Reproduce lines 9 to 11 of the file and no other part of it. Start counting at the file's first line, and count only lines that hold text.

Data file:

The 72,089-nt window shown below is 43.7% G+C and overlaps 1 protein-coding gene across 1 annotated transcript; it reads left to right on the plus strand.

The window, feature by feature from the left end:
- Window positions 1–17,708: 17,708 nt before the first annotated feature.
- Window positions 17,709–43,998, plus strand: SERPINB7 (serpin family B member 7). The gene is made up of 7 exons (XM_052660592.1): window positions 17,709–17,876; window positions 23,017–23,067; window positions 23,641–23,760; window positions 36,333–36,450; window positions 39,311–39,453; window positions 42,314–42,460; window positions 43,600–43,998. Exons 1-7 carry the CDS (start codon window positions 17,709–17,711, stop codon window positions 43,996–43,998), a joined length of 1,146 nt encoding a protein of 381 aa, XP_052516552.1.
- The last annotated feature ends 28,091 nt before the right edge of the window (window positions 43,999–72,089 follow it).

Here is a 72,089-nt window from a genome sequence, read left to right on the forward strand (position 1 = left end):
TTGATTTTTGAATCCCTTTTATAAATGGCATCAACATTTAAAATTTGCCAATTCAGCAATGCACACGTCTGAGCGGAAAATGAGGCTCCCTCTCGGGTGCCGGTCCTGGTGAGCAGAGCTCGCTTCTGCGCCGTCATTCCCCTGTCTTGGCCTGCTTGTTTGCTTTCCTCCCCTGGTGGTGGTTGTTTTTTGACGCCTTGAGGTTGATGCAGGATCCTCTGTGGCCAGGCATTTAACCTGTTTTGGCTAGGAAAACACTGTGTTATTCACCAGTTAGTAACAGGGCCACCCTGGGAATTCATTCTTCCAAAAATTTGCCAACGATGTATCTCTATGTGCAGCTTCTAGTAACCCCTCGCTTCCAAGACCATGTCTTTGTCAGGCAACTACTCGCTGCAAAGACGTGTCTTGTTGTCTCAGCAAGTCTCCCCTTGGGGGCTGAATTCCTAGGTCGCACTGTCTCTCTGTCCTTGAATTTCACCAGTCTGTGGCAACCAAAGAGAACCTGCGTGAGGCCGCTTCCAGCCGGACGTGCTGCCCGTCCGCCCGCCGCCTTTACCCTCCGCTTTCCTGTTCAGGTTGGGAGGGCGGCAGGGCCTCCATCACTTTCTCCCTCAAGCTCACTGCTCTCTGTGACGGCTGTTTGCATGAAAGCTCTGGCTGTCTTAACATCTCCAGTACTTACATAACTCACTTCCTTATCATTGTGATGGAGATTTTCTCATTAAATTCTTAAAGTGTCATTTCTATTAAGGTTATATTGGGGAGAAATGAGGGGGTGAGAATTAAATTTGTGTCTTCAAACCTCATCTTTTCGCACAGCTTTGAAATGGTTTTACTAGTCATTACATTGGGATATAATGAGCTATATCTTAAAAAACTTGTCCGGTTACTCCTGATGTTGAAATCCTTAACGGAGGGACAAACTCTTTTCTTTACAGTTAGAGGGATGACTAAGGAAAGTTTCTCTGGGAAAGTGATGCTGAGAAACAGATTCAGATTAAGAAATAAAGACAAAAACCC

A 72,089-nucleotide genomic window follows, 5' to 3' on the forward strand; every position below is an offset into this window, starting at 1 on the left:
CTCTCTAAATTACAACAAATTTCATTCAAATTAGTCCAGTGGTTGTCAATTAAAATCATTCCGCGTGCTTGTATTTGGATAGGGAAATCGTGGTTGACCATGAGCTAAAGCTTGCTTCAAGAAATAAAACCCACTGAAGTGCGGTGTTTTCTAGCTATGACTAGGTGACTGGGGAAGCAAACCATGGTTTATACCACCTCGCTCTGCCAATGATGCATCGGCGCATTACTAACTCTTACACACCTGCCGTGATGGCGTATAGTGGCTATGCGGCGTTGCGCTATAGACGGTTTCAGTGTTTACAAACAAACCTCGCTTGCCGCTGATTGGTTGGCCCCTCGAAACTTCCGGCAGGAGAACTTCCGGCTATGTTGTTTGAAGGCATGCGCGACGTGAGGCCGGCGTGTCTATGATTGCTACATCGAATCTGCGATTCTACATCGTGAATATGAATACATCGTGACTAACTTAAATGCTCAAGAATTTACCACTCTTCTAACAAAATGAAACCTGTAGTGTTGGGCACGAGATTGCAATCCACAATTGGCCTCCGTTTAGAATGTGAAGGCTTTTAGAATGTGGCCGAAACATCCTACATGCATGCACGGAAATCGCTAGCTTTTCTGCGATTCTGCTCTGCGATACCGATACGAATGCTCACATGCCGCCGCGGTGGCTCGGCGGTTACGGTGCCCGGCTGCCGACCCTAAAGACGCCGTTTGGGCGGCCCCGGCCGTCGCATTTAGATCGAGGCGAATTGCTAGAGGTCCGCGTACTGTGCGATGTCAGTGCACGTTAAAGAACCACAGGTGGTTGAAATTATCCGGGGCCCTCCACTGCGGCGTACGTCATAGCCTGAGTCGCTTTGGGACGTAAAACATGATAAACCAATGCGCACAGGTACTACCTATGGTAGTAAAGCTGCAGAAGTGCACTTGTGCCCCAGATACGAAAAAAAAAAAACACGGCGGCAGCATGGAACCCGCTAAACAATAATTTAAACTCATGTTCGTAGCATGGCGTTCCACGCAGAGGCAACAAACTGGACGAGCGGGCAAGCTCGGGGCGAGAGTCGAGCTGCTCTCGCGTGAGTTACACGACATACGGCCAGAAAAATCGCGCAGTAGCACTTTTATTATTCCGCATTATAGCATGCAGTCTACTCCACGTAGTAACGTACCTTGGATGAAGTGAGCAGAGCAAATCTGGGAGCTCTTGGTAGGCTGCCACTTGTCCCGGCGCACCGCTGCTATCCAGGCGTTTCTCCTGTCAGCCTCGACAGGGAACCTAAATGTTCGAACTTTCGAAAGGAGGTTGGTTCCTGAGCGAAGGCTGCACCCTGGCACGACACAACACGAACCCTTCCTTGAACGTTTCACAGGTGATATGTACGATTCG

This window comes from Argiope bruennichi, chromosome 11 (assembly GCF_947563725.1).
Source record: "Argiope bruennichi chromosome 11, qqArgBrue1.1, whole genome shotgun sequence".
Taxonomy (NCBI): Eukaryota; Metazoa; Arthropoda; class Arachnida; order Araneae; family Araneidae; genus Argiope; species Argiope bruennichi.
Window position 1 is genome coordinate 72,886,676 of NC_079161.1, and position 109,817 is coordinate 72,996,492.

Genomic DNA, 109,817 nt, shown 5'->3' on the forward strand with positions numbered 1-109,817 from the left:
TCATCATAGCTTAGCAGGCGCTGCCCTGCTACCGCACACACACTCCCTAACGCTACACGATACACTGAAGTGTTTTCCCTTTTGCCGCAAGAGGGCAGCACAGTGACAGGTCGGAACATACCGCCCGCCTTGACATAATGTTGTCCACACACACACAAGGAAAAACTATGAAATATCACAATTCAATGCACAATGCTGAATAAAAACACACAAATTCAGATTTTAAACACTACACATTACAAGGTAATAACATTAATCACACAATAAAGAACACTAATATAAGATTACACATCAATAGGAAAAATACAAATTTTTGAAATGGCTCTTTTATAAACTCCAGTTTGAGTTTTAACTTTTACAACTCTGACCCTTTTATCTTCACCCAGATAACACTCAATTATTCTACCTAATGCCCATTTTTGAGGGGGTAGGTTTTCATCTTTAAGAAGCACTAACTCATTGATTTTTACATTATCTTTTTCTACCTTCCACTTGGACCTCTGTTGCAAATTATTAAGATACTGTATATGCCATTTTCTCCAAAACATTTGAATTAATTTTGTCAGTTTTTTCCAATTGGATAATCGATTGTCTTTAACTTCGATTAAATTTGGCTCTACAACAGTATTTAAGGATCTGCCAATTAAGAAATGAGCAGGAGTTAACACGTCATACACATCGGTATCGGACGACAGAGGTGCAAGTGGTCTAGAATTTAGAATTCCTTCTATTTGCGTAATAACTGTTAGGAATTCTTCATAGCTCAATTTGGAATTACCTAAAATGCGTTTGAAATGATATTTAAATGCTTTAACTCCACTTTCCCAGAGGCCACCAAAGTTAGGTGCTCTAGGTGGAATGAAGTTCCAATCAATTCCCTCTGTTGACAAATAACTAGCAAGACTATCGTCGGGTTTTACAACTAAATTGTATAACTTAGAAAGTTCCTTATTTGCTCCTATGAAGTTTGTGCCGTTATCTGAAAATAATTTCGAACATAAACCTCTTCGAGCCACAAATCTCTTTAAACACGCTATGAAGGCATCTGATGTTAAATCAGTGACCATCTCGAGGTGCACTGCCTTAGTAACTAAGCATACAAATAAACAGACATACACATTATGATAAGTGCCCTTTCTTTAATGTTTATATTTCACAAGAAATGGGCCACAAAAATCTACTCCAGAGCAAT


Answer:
CTCTCTAAATTACAACAAATTTCATTCAAATTAGTCCAGTGGTTGTCAATTAAAATCATTCCGCGTGCTTGTATTTGGATAGGGAAATCGTGGTTGACCATGAGCTAAAGCTTGCTTCAAGAAATAAAACCCACTGAAGTGCGGTGTTTTCTAGCTATGACTAGGTGACTGGGGAAGCAAACCATGGTTTATACCACCTCGCTCTGCCAATGATGCATCGGCGCATTACTAACTCTTACACACCTGCCGTGATGGCGTATAGTGGCTATGCGGCGTTGCGCTATAGACGGTTTCAGTGTTTACAAACAAACCTCGCTTGCCGCTGATTGGTTGGCCCCTCGAAACTTCCGGCAGGAGAACTTCCGGCTATGTTGTTTGAAGGCATGCGCGACGTGAGGCCGGCGTGTCTATGATTGCTACATCGAATCTGCGATTCTACATCGTGAATATGAATACATCGTGACTAACTTAAATGCTCAAGAATTTACCACTCTTCTAACAAAATGAAACCTGTAGTGTTGGGCACGAGATTGCAATCCACAATTGGCCTCCGTTTAGAATGTGAAGGCTTTTAGAATGTGGCCGAAACATCCTACATGCATGCACGGAAATCGCTAGCTTTTCTGCGATTCTGCTCTGCGATACCGATACGAATGCTCACATGCCGCCGCGGTGGCTCGGCGGTTACGGTGCCCGGCTGCCGACCCTAAAGACGCCGTTTGGGCGGCCCCGGCCGTCGCATTTAGATCGAGGCGAATTGCTAGAGGTCCGCGTACTGTGCGATGTCAGTGCACGTTAAAGAACCACAGGTGGTTGAAATTATCCGGGGCCCTCCACTGCGGCGTACGTCATAGCCTGAGTCGCTTTGGGACGTAAAACATGATAAACCAATGCGCACAGGTACTACCTATGGTAGTAAAGCTGCAGAAGTGCACTTGTGCCCCAGATACGAAAAAAAAAAAACACGGCGGCAGCATGGAACCCGCTAAACAATAATTTAAACTCATGTTCGTAGCATGGCGTTCCACGCAGAGGCAACAAACTGGACGAGCGGGCAAGCTCGGGGCGAGAGTCGAGCTGCTCTCGCGTGAGTTACACGACATACGGCCAGAAAAATCGCGCAGTAGCACTTTTATTATTCCGCATTATAGCATGCAGTCTACTCCACGTAGTAACGTACCTTGGATGAAGTGAGCAGAGCAAATCTGGGAGCTCTTGGTAGGCTGCCACTTGTCCCGGCGCACCGCTGCTATCCAGGCGTTTCTCCTGTCAGCCTCGACAGGGAACCTAAATGTTCGAACTTTCGAAAGGAGGTTGGTTCCTGAGCGAAGGCTGCACCCTGGCACGACACAACACGAACCCTTCCTTGAACGTTTCACAGGTGATATGTACGATTCG

This window comes from Argiope bruennichi, chromosome 11 (assembly GCF_947563725.1).
Source record: "Argiope bruennichi chromosome 11, qqArgBrue1.1, whole genome shotgun sequence".